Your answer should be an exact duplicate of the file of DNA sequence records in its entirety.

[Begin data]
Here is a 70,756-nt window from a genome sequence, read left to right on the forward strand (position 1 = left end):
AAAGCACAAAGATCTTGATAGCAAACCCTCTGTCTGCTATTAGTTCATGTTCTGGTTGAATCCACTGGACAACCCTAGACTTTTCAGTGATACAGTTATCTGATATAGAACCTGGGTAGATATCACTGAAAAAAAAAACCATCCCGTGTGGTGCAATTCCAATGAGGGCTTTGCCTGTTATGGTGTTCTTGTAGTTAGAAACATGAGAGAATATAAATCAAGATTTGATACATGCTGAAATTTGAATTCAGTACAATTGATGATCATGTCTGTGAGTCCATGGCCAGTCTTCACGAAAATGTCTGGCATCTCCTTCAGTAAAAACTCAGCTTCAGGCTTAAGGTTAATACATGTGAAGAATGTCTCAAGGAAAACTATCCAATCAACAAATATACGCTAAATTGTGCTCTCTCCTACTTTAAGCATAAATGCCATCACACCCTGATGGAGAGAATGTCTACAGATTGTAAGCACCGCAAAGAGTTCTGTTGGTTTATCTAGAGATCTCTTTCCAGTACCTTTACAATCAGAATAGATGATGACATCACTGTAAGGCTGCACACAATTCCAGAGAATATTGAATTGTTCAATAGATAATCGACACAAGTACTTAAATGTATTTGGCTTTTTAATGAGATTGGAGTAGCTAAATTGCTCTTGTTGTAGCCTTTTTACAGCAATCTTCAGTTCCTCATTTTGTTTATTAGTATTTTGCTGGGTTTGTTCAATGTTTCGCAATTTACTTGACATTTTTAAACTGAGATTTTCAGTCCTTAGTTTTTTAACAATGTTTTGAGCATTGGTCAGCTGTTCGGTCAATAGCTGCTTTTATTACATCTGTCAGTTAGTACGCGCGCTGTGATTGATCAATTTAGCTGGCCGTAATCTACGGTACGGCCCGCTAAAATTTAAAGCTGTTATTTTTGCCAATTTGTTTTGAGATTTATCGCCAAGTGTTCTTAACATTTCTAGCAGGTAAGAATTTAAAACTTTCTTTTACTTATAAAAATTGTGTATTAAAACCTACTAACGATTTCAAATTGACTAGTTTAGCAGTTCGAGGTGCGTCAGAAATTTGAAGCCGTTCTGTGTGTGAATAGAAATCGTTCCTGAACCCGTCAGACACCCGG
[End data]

Here is a 70,756-nt window from a genome sequence, read left to right on the forward strand (position 1 = left end):
AAAGCACAAAGATCTTGATAGCAAACCCTCTGTCTGCTATTAGTTCATGTTCTGGTTGAATCCACTGGACAACCCTAGACTTTTCAGTGATACAGTTATCTGATATAGAACCTGGGTAGATATCACTGAAAAAAAAAACCATCCCGTGTGGTGCAATTCCAATGAGGGCTTTGCCTGTTATGGTGTTCTTGTAGTTAGAAACATGAGAGAATATAAATCAAGATTTGATACATGCTGAAATTTGAATTCAGTACAATTGATGATCATGTCTGTGAGTCCATGGCCAGTCTTCACGAAAATGTCTGGCATCTCCTTCAGTAAAAACTCAGCTTCAGGCTTAAGGTTAATACATGTGAAGAATGTCTCAAGGAAAACTATCCAATCAACAAATATACGCTAAATTGTGCTCTCTCCTACTTTAAGCATAAATGCCATCACACCCTGATGGAGAGAATGTCTACAGATTGTAAGCACCGCAAAGAGTTCTGTTGGTTTATCTAGAGATCTCTTTCCAGTACCTTTACAATCAGAATAGATGATGACATCACTGTAAGGCTGCACACAATTCCAGAGAATATTGAATTGTTCAATAGATAATCGACACAAGTACTTAAATGTATTTGGCTTTTTAATGAGATTGGAGTAGCTAAATTGCTCTTGTTGTAGCCTTTTTACAGCAATCTTCAGTTCCTCATTTTGTTTATTAGTATTTTGCTGGGTTTGTTCAATGTTTCGCAATTTACTTGACATTTTTAAACTGAGATTTTCAGTCCTTAGTTTTTTAACAATGTTTTGAGCATTGGTCAGCTGTTCGGTCAATAGCTGCTTTTATTACATCTGTCAGTTAGTACGCGCGCTGTGATTGATCAATTTAGCTGGCCGTAATCTACGGTACGGCCCGCTAAAATTTAAAGCTGTTATTTTTGCCAATTTGTTTTGAGATTTATCGCCAAGTGTTCTTAACATTTCTAGCAGGTAAGAATTTAAAACTTTCTTTTACTTATAAAAATTGTGTATTAAAACCTACTAACGATTTCAAATTGACTAGTTTAGCAGTTCGAGGTGCGTCAGAAATTTGAAGCCGTTCTGTGTGTGAATAGAAATCGTTCCTGAACCCGTCAGACACCCGG